Those who support only loose monetary conditions are creating dangerous bubbles…
by Pentti Pikkarainen via Voima Insight
I have worked as an economist in several positions at a central bank, ministry of finance and universities. Monetary arrangements have always been on my focus either as a policy practitioner or as a researcher.
While working at the Bank of Finland some of my colleagues called me a monetarist hawk or a hard line monetarist. I do not like naming and shaming but that description reflects quite well my thinking on monetary issues.
I am an old school monetarist in the sense that one should pay attention to the development of monetary aggregates and credit expansion. If monetary expansion is very fast – clearly faster than growth of potential output – for a long time, it indicates that the economy is moving towards an unbalanced situation. Typically asset prices (in house, stock, bond markets) are booming and bubbles are created. When bubbles burst, the economy faces problems and ordinary people suffer.
I am a hawk in the sense that I know how hard it is to tighten monetary policy and conduct sound fiscal policy. It is easy and popular to cut interest rates but you are not applauded when you tighten monetary policy. Monetary policy tightening is necessary in some situations to keep the real economy and monetary economy on a balanced path. Those who support only loose monetary conditions are creating dangerous bubbles.
Occasionally you can identify unsustainable monetary arrangements. A country may choose an exchange rate regime that is not appropriate. For instance, if a country is not able to live with the strict requirements of a fixed exchange rate regime, in the end the arrangement will collapse. In Finland the fixed exchange rate regime collapsed in 1992. The same is true with a single member in a monetary union or the whole monetary union. If there are no permanent fiscal transfers to weak members, they may leave the union.
I am no fan of cryptocurrencies. I consider cryptocurrencies as scams. You may make a lot of money by speculating in cryptocurrencies but you need to understand that cryptocurrencies are backed by nothing. I stay far a way from cryptocurrencies.
Since the start of the global financial crisis in 2008 and the euro area crisis in 2010, (major) central banks have injected huge amount of liquidity to financial markets. They have continued the policy during the covid-19 crisis.
Expansionary monetary and fiscal policies are justified in this type of situations. However, there is a risk of overshooting of expansionary policies. Everything we observe is not necessarily healthy and sustainable.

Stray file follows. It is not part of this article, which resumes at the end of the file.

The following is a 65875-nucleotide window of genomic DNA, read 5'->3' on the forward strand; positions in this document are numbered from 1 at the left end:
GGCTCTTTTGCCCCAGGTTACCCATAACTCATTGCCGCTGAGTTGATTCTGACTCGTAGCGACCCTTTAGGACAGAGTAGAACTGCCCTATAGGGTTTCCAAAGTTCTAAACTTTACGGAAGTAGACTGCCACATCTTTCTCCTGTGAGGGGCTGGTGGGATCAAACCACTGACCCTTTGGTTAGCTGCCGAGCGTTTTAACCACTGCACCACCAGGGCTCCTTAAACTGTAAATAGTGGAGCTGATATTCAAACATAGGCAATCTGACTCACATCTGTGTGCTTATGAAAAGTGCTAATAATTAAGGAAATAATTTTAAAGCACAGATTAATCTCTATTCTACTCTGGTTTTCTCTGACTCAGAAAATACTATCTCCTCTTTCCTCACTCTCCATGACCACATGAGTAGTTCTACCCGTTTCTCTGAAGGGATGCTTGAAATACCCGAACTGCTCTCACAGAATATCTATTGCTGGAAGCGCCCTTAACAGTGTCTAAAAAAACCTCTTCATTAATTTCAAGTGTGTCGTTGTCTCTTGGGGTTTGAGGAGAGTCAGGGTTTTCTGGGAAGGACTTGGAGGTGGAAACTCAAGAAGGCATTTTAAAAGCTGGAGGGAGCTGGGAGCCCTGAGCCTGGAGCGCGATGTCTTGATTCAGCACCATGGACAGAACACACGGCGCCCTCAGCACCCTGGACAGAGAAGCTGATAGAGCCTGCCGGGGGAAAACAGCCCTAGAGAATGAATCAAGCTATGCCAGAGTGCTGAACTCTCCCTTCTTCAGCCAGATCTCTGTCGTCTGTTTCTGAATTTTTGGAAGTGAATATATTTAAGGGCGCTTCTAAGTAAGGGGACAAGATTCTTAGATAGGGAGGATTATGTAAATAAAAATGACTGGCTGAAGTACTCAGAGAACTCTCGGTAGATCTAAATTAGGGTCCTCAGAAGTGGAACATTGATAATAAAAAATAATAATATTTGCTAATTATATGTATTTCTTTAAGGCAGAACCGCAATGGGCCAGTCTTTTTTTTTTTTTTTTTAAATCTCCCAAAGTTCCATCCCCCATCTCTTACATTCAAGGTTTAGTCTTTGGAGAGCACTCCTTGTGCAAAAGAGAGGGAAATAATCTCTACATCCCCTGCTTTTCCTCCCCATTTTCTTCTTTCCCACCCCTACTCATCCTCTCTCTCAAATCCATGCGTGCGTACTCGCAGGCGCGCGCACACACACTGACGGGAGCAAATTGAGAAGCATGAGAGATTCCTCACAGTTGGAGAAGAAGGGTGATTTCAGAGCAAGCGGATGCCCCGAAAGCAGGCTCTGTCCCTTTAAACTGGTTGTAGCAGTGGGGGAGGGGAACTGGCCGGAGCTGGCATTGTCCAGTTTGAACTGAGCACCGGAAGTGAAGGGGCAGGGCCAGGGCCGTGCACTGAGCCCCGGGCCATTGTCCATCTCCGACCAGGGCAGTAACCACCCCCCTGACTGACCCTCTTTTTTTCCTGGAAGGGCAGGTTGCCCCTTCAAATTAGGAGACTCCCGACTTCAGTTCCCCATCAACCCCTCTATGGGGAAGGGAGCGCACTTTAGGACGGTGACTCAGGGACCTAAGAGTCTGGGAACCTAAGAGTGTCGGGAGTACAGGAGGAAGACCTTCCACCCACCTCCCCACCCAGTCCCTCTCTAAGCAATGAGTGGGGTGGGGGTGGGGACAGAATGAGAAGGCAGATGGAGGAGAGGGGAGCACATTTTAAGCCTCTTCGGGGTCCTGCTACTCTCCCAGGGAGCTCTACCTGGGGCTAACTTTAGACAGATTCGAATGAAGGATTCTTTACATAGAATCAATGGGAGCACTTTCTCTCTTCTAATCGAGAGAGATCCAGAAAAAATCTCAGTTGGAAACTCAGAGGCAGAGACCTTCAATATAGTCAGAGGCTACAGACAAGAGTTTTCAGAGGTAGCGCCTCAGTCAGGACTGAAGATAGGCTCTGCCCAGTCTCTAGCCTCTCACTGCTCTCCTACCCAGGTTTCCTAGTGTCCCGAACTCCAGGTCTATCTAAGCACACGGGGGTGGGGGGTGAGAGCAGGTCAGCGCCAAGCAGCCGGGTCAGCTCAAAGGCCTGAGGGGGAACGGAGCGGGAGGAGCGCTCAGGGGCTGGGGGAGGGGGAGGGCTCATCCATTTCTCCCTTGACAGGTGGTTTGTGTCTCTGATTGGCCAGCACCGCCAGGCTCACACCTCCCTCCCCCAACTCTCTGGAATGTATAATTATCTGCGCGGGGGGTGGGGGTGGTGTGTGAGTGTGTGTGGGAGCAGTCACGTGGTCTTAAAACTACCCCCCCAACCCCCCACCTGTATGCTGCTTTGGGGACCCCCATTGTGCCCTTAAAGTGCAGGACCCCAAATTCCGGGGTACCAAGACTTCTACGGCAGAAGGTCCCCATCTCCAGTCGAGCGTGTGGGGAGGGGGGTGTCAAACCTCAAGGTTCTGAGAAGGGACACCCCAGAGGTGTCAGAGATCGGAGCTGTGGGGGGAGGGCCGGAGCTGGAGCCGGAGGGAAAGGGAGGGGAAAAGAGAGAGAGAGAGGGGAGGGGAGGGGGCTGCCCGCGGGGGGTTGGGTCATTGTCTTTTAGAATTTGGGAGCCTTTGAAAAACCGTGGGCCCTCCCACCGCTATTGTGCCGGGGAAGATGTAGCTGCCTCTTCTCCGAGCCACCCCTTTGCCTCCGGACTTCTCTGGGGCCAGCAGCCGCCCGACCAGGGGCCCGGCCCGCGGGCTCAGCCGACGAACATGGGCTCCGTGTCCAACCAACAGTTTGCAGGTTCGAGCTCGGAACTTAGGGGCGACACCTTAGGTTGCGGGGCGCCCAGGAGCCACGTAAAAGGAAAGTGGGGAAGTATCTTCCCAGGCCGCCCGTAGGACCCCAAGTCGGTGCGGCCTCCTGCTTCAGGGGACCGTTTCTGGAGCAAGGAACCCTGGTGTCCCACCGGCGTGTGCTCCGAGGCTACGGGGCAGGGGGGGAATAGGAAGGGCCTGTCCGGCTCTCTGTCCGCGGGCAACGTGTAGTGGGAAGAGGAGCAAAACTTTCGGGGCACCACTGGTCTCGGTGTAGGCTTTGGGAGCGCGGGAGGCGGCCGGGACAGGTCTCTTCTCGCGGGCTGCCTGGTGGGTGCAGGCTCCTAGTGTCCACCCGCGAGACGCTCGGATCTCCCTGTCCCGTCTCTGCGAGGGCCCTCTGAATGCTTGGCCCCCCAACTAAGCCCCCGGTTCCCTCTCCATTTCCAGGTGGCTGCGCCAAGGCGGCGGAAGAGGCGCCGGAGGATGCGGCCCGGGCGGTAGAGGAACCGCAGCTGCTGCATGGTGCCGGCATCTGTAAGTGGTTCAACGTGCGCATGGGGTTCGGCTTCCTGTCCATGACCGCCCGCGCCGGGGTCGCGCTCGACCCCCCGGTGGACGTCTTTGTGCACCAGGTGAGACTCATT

How is this related to gold?
I was not very happy when the USA abolished the relationship with gold and the US dollar in the Bretton Woods system. The arrangement imposed discipline to the international monetary system.
I think that discipline has partly disappeared in current monetary arrangements. The extreme cases are Venezuela and Zimbabwe. Hyperinflations in Venezuela and Zimbabwe have caused huge damage and hurt their people. One should not encourage central banks to follow these examples.
One approach to protect oneself from the consequences of irresponsible and unsustainable economic policies and monetary arrangements is to hold gold as a part of portfolio. This has been demonstrated in many studies. In extreme conditions it may be the only approach and protection. The US dollar and gold typically replace the local currency in hyperinflations. I also think that central banks should hold more gold in their reserves. This is an indicator that a central bank is responsible and “serious” and has something real in its balance sheet.
Pentti Pikkarainen is an expert in economics and finance. He has an extensive background from the Bank of Finland, and the Ministry of Finance. He has also been actively involved in EU cooperation in Frankfurt and Brussels, as well as in Nordic Investment Bank NIB, Sitra and the State Treasury.
Pentti Pikkarainen completed his PhD in economics at the University of California, Los Angeles (UCLA). His current interests include international monetary economics, financial markets, economic growth, public administration, and political decision-making. In addition to scientific publications, Pikkarainen has written articles, columns and blogs on economic policy.
At Voima, Mr. Pikkarainen holds a position as an advisor and provides monetary and economic insight to Voima’s business development and business strategy decision making.